Jump to content

  • Log In with Google      Sign In   
  • Create Account

Calling all IT Pros from Canada and Australia.. we need your help! Support our site by taking a quick sponsored surveyand win a chance at a $50 Amazon gift card. Click here to get started!

Unique Style of Flow Control

Posted by Jason Z, 08 June 2014 · 173 views

I recently picked up a copy of the book "Developing Microsoft Media Foundation Applications" by Anton Polinger. I have been interested in adding some video capture and playback for my rendering framework, and finally got a chance to get started on the book.

What I immediately found interesting was in the foreword on page xvi, the author describes a coding practice that he uses throughout the examples. The idea is to use a 'do {} while(false)' pattern, and he puts all of his operations into the brackets of the do statement. The loop will execute precisely once, and he wraps all of those operations with a macro that 'break' on an error. This effectively jumps to the end of the block when an error occurs, without requiring verbose return codes or exception handling.

I haven't ever seen this type of flow control, so I was wondering what your thoughts on this are. I would assume that the compiler would optimize out the loop altogether (eliminating the loop, but still executing the block) due to the always false condition, but the macros for checking failure would still end up jumping properly to the end of the block. It seems like a relatively efficient pattern for executing a number of heavy duty operations, while still retaining pretty good readability.

I have asked around, and this seems to be at least a known practice. If there are any interesting use cases where this makes especially good sense, I would love to hear about them!

This is just a way of hiding the fact that you're essentially using "goto". If that's what you really want, man up and just use "goto ErrorHandling;" I've seen similar styles of using for(ONCE) { }, with the idea that you use break to jump to the end of the block. Once again, it's just a disguised goto.

If you put your "failable" code into a function, then you can use return and have the calling function have the error handling / cleanup code. As coding patterns go, this is much less likely to confuse people.

I've seen the do { } while(false) pattern a few times, mainly to provide scopes to C macro-expanded code (no idea why they couldn't just write { } ). I didn't know about the break trick, I'm not sold on it.

I use this pattern sometimes on initialization function, but instead of do while, I use while(1) { ... ... ..  break; }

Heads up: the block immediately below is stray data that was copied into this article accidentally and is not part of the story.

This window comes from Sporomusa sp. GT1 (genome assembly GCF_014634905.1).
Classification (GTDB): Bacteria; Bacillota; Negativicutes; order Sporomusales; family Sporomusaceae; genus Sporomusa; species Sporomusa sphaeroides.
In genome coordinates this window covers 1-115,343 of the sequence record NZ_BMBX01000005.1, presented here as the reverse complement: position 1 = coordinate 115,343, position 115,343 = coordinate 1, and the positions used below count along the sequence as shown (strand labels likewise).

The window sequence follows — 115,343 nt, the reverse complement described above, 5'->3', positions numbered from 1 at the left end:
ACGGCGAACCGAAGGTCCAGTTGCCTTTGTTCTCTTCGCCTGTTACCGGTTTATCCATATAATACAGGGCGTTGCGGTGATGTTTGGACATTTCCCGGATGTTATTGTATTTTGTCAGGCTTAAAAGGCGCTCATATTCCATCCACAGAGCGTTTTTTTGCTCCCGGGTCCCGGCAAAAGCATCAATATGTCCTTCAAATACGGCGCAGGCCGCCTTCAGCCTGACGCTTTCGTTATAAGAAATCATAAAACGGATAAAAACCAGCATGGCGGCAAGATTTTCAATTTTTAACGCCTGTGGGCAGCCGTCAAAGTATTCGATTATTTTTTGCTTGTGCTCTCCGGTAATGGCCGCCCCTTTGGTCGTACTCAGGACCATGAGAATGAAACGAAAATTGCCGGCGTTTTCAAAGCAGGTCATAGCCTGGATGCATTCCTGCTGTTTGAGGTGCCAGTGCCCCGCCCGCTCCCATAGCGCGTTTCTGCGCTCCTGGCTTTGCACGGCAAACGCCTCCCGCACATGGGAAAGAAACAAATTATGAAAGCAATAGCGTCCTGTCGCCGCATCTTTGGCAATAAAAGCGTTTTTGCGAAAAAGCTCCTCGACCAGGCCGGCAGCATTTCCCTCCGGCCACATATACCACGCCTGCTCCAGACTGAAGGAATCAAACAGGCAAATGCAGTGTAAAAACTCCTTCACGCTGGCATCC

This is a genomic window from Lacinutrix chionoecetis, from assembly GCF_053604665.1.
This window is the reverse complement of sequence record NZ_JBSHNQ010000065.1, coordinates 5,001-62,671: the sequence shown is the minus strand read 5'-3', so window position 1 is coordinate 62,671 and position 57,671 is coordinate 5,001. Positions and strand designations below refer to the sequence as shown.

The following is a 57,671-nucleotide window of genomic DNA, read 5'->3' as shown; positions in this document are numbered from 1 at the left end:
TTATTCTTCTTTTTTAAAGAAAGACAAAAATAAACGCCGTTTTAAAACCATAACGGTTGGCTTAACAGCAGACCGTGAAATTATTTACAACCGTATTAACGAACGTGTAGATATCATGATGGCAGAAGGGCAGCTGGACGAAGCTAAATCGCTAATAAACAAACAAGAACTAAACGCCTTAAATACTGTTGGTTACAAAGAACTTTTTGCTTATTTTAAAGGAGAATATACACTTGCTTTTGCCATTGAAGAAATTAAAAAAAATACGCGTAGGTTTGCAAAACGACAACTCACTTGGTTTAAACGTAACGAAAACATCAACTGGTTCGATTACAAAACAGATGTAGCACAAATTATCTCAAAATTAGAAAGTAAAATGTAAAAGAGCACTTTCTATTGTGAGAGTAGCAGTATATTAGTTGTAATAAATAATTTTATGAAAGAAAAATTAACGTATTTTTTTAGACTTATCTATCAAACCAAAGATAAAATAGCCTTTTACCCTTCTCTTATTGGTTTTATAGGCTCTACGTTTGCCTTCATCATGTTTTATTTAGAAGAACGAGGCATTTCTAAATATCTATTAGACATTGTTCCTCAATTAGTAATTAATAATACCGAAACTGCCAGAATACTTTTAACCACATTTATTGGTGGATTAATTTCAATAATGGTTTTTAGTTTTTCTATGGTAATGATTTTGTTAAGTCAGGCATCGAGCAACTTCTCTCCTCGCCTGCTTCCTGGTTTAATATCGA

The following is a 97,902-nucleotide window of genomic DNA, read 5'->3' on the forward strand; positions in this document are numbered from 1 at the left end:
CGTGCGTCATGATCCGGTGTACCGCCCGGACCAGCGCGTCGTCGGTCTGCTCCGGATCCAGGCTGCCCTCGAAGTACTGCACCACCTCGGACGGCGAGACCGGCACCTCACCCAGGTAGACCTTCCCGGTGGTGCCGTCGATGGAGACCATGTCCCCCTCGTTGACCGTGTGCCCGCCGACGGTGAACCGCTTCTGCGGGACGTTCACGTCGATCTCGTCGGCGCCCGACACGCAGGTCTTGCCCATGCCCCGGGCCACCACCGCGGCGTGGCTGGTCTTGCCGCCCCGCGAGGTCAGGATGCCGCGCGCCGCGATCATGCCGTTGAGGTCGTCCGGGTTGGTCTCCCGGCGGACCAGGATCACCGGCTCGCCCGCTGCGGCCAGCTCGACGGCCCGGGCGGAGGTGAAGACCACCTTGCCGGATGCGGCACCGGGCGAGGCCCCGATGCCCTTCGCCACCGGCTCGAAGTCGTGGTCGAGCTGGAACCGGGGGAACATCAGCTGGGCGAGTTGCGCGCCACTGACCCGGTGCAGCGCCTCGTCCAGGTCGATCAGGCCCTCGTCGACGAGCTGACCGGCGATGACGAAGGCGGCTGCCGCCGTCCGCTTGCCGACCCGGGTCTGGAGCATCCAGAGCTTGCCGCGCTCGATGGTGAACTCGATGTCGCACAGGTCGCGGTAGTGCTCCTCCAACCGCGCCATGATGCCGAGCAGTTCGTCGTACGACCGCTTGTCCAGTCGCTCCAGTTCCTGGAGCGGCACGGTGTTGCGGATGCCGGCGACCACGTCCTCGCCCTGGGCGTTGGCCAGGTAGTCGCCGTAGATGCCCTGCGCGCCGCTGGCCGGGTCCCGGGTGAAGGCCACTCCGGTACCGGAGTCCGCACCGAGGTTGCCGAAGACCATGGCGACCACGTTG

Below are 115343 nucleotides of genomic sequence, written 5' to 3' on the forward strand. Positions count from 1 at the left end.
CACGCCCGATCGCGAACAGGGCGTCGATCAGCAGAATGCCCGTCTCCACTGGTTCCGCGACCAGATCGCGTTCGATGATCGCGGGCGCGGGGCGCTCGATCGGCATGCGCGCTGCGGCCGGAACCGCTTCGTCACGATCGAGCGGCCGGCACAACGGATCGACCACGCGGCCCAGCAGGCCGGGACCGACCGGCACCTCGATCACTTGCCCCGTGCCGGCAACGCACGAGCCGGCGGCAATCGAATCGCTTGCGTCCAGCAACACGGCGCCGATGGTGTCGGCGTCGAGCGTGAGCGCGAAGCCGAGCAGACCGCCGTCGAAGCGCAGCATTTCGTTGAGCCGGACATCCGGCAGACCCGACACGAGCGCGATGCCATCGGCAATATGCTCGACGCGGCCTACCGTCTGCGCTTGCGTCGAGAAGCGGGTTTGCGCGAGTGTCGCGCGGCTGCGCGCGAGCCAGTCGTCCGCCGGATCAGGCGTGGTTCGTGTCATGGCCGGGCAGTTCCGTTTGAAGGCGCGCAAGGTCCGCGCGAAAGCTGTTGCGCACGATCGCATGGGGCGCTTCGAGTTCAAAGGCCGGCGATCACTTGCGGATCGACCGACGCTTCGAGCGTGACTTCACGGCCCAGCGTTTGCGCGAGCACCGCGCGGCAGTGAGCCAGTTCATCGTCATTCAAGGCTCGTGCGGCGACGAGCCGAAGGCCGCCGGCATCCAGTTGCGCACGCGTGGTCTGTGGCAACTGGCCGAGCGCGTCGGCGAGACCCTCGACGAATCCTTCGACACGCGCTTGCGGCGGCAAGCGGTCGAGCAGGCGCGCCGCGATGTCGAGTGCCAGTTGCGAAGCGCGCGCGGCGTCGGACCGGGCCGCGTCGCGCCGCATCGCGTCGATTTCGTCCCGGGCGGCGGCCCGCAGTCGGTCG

Yeah, this is absolutely what functions are for. This suffers from the same issues that goto suffers from, except its slightly more explicit, but I fail to see the advantages.

Thanks for the comments everyone.  The general consensus that I have seen (both here and elsewhere) is that a few people like and use this construct in limited circumstances, while the majority of people either haven't seen it or don't like it.


In any case, I wanted to post it here, so that people can make their own decision about their own styles.  I think the only real benefit of this is readability, at the expense of using a strange macro driven construct.  For modern code I would tend to stay away from this one and just use exception handling instead.


Thanks again for the comments and experiences!

I've seen the do { } while(false) pattern a few times, mainly to provide scopes to C macro-expanded code (no idea why they couldn't just write { } ). I didn't know about the break trick, I'm not sold on it.




I think the key reply in that conversation, is



The whole idea of using 'do/while' version is to make a macro which will
expand into a regular statement, not into a compound statement. This is
done in order to make the use of function-style macros uniform with the
use of ordinary functions in all contexts.


Regarding the while(true){...break} thing, I pretty much agree with what everyone else here has said. It is essentially a poor-mans try-catch block. If you can't use exceptions and you have a lot of shared state (making the encapsulation of the failure prone code into functions undesirable), a structured goto can be a clean way of handling and cleaning up from a failure. I have mostly seen that in the context of hardward initialization (so often it is C anyway). However, I would default to exceptions and encapsulation (functions or classes where appropriate) when working in C++.



August 2015 »

2324252627 28 29

Recent Comments

Recent Comments